The Blocks!

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I started to make the blocks in november 2015. I'm not sure if and when I will finish them!


I found a blogger who made Nearly Insane with English Paper Piecing (EPP), she sewed all the pieces by hand using paper-templates. She rated every block with a difficulty-level, from 1 to 10.

I will make the blocks with Foundation Paper Piecing (FPP), I use the machine to sew on thin paper. We'll see if the EPP-levels fit to FPP.

But I will start with the blocks which rated EPP-Level  1 or 2, I've lots of respect for the complicated blocks!

This is my personal record:

20.11.15:   5 blocks, 166 pieces
30.12.15: 16 blocks, 510 pieces
  6.01.16:  20 blocks, 773 pieces
  8.01.16:  25 blocks, 970 pieces
 10.01.16: 30 blocks, 1.118 pieces

Until now I have sewed almost only blocks with EPP-Level  1 or 2.

The blocks for Farmer's Wife were the first I ever made with FPP. I learned the basics during that project and I was very thankful that the yahoo-group provided us with a PDF-file which contained all blocks edited for FPP! All blocks were broken down into sections, you sew the sections first and join the sections to a block in the next step. The blocks of Farmer's Wife seldom have more than 5 sections.

With Nearly Insane I'm on my own. I have to analyse each block and break it down into sections. After having done 30 blocks I now feel rather competent! I understand more and more how these blocks are constructed. And I realize that EPP-levels and FPP-levels do not completely coincide. Most blocks are easier with FPP, only a few are more difficult.

Most Nearly Insane-blocks are 9-patch-blocks. Of course, most of the 9 patches consist of several sections, so it adds up to 15 sections for one block or so. But the basic construction comes down to a 9-patch-block – and that's not difficult!

So far I have only encountered two problems: a block has a lot of tiny pieces (e.g. block 25, 8 pieces in a 1-inch-square) or lots of seams have to match until all sections are sewn together (e.g. block 7).

I suppose most blocks with EPP-level 1-4 fit in this category – I would rate them with a FPP-level 1 or 2 (depending on the number of sections).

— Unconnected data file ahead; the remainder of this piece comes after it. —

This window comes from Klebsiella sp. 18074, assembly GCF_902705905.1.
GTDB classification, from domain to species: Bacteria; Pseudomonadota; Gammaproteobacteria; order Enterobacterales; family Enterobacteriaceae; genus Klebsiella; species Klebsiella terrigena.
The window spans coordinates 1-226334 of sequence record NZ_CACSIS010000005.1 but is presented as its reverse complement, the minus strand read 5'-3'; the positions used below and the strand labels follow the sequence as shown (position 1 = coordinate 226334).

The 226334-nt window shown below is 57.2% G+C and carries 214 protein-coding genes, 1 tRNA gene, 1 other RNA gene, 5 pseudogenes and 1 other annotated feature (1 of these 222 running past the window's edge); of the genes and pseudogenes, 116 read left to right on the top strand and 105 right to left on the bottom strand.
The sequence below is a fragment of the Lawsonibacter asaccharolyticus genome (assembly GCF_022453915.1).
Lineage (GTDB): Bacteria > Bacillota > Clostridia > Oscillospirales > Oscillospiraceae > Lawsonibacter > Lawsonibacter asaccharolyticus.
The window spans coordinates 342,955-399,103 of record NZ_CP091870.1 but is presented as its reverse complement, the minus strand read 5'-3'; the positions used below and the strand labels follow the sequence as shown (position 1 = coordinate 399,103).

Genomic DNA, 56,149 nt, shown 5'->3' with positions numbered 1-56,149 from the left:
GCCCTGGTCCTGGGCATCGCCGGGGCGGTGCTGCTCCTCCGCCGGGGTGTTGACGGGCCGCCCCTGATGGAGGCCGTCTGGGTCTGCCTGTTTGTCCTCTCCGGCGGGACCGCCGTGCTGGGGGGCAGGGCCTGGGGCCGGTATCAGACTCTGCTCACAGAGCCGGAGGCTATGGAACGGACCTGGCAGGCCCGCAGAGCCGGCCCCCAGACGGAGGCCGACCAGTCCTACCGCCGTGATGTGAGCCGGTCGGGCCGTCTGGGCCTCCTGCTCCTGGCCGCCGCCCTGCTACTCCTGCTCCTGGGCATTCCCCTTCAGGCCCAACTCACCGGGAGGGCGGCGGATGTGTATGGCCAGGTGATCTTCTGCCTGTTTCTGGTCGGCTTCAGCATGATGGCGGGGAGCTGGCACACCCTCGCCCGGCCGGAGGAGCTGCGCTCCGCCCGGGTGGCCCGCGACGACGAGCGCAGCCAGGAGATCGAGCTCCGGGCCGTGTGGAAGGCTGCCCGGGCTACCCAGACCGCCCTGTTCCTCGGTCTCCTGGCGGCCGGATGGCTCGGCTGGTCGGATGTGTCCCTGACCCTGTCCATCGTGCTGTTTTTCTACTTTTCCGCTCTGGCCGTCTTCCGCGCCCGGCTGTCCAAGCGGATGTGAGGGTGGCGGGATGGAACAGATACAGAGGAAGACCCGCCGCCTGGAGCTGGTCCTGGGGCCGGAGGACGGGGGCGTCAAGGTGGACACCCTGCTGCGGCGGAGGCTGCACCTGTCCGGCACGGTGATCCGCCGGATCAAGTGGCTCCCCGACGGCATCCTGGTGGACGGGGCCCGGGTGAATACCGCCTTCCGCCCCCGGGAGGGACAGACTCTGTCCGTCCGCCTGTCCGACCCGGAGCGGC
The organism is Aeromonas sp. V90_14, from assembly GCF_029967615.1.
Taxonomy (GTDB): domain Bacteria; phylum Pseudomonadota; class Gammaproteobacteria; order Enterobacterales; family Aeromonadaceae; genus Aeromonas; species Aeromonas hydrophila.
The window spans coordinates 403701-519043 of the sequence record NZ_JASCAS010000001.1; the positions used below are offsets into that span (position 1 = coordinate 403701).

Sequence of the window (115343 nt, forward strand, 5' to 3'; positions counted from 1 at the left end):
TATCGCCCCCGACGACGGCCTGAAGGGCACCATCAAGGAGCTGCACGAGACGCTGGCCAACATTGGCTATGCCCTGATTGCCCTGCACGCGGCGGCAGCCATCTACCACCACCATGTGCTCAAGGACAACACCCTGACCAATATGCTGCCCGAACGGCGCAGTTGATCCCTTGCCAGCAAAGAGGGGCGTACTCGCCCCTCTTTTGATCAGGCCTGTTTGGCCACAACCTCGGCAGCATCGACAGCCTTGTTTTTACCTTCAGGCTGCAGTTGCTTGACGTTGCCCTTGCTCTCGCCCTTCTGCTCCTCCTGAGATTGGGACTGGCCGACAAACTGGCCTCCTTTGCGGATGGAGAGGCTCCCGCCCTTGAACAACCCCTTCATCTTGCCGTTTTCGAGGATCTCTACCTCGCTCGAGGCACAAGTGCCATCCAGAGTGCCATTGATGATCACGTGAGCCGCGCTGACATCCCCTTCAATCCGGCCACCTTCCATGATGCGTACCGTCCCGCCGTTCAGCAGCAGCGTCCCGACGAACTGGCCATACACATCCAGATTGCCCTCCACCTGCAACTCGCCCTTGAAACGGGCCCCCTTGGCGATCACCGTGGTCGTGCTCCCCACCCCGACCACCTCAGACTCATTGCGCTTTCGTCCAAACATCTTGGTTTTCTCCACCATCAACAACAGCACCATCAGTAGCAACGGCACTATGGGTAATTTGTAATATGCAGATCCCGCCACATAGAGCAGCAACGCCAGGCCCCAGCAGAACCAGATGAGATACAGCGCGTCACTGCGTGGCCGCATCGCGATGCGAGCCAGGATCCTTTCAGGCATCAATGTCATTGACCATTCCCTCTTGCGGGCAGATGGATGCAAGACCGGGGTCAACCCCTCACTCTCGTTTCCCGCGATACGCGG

I'm dreading doing the blocks with y-seams or the notorious block with 229 pieces.

I will rate the blocks with my FPP-Levels, I think 4 levels will suffice:

1 – very easy (max. 90 minutes)
2 – elaborate, but doable (max. 3 hours)
3 – complex, needs some fiddling around (max. 3 hours)
4 – just scary

I'm looking forward to making the blocks with EPP-level 3 or 4. I suppose they correspond to FPP-level 2 or 3.

17.01.16:  40 blocks, 1.480 pieces
21.01.16:  45 blocks, 1.664 pieces
29.01.16:  53 blocks, 1.917 pieces
  6.02.16:  61 blocks, 2.377 pieces
13.02.16:  65 blocks, 2.672 pieces
20.02.16:  68 blocks, 2.864 pieces
27.02.16:   76 blocks, 3.331 pieces
  5.03.16:   82 blocks, 3.786 pieces
  9.03.16:   85 blocks, 4.312 pieces  - finished!!!!

Actually, the blocks were not very difficult. Once you made 50 of them, even the last three with 152, 181 and 229 pieces are not something to be afraid of. It just takes more time to sew all these tiny pieces on the paper.

I can't do Y-seams. I just can't.
So I decided to make two blocks using English Paper Piecing (27 und 50). The pieces are rather big, that was easy.

The blocks 43, 44 and 45 were a different matter. The pieces are tiny - too tiny to sew them with EPP. I decided to 'cheat'. I cut the Y-pieces in half (you can see that on the photos). Then these blocks were doable!
Therefore block 44 was the winner in number of paper-segments: 36!

Here are the blocks!
I put them on the yardage of the green fabric, so you can imagine how they will look 'swimming'.


To see the whole quilt click here!

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